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Cretaceous - Macropomoides: A Coelacanth Fish

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  • Neal Robbins
              This link has a fossil photo of Macropomoides orientalis. http://www.fossilmall.com/EDCOPE_Enterprises/fish/fishfossils1/L472B.jpg      
    Message 1 of 1 , Jul 5, 2009
          This link has a fossil photo of Macropomoides orientalis.
          The fossil was found in the Haqel Limestone in Lebanon. It is 65 m. (2.6 in.) long and 15 mm. (0.6 in.) in height. This fossil dates to the Cenomanian age of the Cretaceous.
          Macropomoides orientalis was a coelacanth fish of the Cretaceous. The systematic paleontology of it is:
      Sarcopterygii Romer 1955
      Coelacanthiformes Berg 1937
      Macropomoides Woodward 1942
      Macropomoides orientalis Woodward 1942
          Macropomoides orientalis is in the family Latimeridae and therefore closely related to the living coelacanth Latimera. There are two species of this living genus, Latimera chalumnae and L. menadoensis. Latimera chalumnae is native to the western part of the Indian Ocean. Latimera menadoensis is found in the waters of Indonesia. Like their Cretaceous cousin Macropomoides (and other fossil coelacanths), Latimera species are lob-finned fishes. Latimera eats squid, cuttlefish, and other fishes, including small sharks.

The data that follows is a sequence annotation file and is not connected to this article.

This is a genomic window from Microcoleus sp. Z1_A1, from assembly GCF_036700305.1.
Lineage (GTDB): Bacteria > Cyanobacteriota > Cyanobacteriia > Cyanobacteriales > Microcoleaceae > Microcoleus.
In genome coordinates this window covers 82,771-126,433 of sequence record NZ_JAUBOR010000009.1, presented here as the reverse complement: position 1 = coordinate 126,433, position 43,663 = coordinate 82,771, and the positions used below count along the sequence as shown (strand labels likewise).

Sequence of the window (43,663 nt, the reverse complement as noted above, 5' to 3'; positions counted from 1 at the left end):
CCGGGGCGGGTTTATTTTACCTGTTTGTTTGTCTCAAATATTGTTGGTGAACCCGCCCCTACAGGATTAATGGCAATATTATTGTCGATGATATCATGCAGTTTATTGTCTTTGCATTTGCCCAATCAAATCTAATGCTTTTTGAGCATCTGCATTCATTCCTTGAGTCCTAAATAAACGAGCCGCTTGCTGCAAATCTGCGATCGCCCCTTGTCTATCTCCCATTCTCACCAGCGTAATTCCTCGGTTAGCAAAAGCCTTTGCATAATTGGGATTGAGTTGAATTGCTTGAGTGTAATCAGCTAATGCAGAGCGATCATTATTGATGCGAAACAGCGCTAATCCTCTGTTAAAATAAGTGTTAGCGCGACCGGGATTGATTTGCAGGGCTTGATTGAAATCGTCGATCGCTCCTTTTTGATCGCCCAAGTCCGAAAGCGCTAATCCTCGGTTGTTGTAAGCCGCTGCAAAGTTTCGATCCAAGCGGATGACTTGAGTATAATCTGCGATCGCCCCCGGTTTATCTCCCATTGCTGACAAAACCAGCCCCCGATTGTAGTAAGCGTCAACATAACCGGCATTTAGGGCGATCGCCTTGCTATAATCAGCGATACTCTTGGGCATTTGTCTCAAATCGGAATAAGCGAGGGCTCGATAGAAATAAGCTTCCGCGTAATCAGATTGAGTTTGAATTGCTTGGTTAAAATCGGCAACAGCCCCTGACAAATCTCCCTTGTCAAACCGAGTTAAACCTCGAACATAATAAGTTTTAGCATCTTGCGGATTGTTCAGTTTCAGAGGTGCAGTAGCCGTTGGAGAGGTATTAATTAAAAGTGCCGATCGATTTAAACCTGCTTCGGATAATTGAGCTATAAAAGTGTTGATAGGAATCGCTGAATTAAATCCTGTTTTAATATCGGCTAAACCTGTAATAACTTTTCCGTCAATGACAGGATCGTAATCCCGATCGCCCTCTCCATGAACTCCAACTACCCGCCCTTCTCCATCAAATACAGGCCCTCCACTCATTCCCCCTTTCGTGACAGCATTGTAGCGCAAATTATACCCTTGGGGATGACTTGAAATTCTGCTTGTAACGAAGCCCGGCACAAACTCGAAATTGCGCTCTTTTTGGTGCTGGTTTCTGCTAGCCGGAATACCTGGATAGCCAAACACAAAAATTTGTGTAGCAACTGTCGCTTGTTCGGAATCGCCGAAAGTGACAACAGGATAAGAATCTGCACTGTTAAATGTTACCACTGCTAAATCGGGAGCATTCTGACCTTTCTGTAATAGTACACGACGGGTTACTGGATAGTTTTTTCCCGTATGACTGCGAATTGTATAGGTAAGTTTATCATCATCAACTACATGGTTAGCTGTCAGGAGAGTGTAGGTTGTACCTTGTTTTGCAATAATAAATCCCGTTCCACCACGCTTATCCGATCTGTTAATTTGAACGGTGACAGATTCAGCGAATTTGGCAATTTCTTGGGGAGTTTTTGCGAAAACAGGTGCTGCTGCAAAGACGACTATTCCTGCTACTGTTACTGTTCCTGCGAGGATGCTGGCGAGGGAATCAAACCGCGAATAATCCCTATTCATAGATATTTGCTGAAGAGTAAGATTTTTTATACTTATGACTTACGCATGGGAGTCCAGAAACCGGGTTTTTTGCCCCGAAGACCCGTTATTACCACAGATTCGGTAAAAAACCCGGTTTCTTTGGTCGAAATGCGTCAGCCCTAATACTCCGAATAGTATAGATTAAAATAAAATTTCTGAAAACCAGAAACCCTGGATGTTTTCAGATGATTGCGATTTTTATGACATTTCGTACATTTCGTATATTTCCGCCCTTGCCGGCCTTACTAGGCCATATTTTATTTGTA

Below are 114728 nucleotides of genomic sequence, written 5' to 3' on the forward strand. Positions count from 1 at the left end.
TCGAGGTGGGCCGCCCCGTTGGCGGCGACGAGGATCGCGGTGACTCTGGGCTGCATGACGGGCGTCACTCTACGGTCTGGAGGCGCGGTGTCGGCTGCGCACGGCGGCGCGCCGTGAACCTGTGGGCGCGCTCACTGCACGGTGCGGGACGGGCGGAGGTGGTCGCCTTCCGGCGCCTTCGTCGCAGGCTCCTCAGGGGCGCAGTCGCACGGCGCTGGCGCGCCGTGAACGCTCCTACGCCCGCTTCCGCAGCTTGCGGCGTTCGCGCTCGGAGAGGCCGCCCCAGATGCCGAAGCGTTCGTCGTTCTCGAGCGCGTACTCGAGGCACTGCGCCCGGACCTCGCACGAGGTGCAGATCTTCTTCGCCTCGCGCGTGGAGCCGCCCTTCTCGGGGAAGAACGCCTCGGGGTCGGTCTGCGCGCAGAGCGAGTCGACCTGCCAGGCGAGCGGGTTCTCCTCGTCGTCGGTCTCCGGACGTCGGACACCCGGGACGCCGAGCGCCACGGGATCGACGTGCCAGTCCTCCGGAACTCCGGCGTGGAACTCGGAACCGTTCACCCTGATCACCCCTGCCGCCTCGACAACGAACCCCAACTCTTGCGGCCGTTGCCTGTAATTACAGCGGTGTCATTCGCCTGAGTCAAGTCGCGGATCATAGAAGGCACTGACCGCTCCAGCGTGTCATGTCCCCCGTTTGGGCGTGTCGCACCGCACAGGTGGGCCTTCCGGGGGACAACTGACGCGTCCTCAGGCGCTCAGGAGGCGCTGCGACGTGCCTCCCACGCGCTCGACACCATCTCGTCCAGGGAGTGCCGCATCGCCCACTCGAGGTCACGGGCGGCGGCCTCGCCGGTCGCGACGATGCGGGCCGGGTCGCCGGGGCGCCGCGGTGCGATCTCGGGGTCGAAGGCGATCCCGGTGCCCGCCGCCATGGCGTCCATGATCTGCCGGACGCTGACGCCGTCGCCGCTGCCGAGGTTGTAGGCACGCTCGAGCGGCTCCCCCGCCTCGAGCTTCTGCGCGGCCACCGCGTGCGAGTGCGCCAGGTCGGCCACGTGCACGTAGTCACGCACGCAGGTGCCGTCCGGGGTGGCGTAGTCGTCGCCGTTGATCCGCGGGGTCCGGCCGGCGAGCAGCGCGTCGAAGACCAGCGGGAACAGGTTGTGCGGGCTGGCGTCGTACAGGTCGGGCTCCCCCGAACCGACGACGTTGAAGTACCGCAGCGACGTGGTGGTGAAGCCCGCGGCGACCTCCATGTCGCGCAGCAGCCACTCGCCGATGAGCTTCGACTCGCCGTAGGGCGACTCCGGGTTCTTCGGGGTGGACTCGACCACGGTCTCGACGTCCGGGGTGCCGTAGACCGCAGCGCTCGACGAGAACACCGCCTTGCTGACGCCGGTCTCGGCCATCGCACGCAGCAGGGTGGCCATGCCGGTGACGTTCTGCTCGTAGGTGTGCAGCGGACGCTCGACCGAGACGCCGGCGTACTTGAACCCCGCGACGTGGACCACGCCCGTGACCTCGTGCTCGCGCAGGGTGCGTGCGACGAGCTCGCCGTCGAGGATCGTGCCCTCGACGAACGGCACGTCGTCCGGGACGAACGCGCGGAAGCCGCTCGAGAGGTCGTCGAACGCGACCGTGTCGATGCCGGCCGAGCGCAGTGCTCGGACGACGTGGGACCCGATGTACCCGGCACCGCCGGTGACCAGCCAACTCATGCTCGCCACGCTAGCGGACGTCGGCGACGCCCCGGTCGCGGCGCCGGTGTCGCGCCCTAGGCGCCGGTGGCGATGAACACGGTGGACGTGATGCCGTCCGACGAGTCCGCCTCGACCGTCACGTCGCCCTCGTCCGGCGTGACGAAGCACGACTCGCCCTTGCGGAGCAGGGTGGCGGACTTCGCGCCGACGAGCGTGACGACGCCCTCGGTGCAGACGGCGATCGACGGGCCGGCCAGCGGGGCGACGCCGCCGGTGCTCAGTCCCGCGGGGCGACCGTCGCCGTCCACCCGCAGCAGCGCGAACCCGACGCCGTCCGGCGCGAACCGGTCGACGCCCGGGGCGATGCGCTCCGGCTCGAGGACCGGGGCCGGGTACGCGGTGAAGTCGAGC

Latimera chalumnae has a deep blue coloration. It grows up to 2 m. (6.5 feet) in length. The eyes of Latimera chalumnae and L. menadoensis have many rods (receptors in the retina). This enables them to see well in dim light. These fishes generally live at depths of 90-200 m. (295-656 feet). However, they have been known to down as far as 700 m. (2297 feet).
          Latimera menadoensis is brown in color. As with its sister living species, L. chalumnae, the females give live birth to their young. A litter consists of 5-25 pups. The gestation period is though to be 12-15 months. It is possible that the females of Macromoides orientalis may have also given live birth to their young.
          This link has a photo of Latimera chalumnae.
          This publication is a reference:
      Joseph S. Nelson. 2006. Fishes of the World. John Wiley & Sons Inc.
          Neal Robbins

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